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Three days into special session, lawmakers scrambling for solution, will discuss one tax bill

Posted: 9:53 PM, May 24, 2018
Updated: 2018-05-24 22:53:49-04

Three days into the legislative session, lawmakers are still having trouble reaching agreements on how to fill the state’s nearly $650 million budget gap.

So far, only one revenue-generating bill has been approved by a house committee.

The Ways and Means Committee approved a temporary one-third cent sales tax.

That bill will head to the house floor as early as Friday at 1 pm.

That same committee shot down two bills that would have created a permanent half-cent sales tax, the amount that government analysts say is needed to fill that hole.

"We had a very hard day in Ways and Means and a very long day," said Rep. Robert Johnson from Marksville, who also sits on the committee.

Representative Lance Harris, from Alexandria, proposed a bill that many lawmakers hope will begin the process of fixing the state’s budget problem.

"As you know we have  one instrument regarding sales tax. You may like or may not like that bill but in any regards a bill like that takes 70 votes to move to the floor. So in order to start a conversation about how we move forward, I would like for you to go ahead and start that conversation tonight," said Johnson to the House floor, trying to prepare legislators for the long Friday ahead.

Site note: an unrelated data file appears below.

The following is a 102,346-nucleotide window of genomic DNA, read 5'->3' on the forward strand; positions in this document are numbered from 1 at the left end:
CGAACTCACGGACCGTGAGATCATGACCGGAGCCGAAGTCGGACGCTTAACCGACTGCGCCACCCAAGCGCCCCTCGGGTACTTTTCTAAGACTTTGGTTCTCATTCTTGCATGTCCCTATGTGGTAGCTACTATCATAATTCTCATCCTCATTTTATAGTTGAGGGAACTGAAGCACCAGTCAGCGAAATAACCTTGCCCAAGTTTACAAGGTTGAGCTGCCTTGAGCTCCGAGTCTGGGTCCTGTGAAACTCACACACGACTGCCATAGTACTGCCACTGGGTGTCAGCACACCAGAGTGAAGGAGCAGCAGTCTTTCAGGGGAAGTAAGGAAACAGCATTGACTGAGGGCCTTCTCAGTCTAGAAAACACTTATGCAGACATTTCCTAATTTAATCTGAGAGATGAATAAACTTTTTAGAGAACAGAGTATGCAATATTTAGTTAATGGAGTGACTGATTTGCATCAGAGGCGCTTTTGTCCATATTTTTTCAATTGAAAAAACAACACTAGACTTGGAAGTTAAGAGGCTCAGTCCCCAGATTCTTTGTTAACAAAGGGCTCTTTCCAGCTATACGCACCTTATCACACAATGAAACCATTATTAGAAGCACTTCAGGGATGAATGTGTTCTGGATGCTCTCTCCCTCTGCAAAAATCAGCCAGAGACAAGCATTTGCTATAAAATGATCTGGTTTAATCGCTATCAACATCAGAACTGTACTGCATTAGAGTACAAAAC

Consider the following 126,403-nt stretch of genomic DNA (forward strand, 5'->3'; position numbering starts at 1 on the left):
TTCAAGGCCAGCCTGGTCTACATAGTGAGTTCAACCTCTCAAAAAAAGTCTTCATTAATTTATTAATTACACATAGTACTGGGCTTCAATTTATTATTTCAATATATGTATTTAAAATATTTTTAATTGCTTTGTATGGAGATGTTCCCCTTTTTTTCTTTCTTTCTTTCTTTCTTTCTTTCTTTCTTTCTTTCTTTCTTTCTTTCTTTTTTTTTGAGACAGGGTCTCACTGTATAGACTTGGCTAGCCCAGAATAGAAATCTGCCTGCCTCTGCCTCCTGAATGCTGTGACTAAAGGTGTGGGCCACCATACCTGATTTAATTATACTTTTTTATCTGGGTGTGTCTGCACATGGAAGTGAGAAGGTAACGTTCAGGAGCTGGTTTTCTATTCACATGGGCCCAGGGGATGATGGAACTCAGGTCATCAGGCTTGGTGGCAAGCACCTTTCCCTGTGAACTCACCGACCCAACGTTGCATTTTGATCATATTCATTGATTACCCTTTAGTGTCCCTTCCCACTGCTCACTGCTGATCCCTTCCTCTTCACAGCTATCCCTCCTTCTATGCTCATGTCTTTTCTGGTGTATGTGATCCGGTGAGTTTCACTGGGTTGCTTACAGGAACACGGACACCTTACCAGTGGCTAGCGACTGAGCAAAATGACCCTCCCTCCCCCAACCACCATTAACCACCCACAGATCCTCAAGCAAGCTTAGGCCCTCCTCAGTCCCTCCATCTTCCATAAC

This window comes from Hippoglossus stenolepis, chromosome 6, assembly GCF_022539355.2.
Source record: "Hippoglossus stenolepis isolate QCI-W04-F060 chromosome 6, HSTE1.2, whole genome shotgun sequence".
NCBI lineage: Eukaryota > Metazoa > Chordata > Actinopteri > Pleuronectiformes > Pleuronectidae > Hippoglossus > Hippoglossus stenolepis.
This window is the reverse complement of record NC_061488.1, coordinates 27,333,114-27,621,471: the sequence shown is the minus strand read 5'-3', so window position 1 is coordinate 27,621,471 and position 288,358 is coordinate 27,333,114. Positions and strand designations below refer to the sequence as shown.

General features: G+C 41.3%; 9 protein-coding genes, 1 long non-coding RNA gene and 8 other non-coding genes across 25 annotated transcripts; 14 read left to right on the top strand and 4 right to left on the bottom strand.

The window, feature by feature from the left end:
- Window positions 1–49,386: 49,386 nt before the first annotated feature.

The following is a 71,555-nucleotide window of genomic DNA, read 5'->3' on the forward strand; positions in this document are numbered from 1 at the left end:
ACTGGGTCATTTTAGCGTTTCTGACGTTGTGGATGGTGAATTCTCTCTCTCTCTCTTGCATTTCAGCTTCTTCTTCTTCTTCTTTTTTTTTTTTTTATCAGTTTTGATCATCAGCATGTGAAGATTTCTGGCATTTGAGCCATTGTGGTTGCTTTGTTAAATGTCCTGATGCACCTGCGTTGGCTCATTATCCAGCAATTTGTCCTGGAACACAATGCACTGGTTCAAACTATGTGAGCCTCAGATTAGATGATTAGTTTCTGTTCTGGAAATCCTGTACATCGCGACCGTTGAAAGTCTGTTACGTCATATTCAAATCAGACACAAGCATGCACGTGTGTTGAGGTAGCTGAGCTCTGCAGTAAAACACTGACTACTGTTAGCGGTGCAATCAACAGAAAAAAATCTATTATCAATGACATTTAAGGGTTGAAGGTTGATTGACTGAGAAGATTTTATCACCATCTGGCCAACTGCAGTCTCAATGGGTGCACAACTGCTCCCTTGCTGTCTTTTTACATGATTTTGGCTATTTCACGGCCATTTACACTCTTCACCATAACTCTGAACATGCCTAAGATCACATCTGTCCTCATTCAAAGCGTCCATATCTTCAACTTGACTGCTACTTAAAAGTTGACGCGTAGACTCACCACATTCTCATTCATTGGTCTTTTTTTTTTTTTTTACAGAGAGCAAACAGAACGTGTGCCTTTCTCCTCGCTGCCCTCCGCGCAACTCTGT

The tax Harris proposed would generate about $400 million a year.

The governor’s office says that’s not enough money to operate the state.

And House democrats say, for Harris’s bill to pass, he’ll need to compromise with them.

"It asks for a 1.4% cut in government service, that’s devastating. So why would you vote for a tax and then have to make cuts. It just doesn’t make sense. We continue to fail to do what should’ve been done and this isn’t anything new. This is our sixth special session," said Rep. Terry Landry, who represents Iberia, Lafayette, and St. Martin.

Temporary sales taxes put in place two years ago expire at the end of the month, creating the fiscal cliff.

And that has lawmakers scrambling to find some solution.

"There’s hope that we can fix this in the 14 days that we’ve been given to fix this. Hopefully, but we haven’t done anything in the past two and a half, three years. This is nothing new, this fiscal cliff is nothing new. We’ve been told this for years. So we have to raise revenues in order to provide services that our community deserves," said Landry, referring to the cuts to hospitals, Medicaid programs and TOPS that will happen if the budget is not fixed.

The three Acadiana representatives on the Ways and Means Committee, John Stefanski, Phillip Devellier and Mike Huval, all voted in favor of this bill.

However, none of them were available for comment.

We also reached out to Lance Harris, the author of this bill and he was unavailable as well.

The house will re-convene Friday at 1 pm. They must find a solution by June 4th.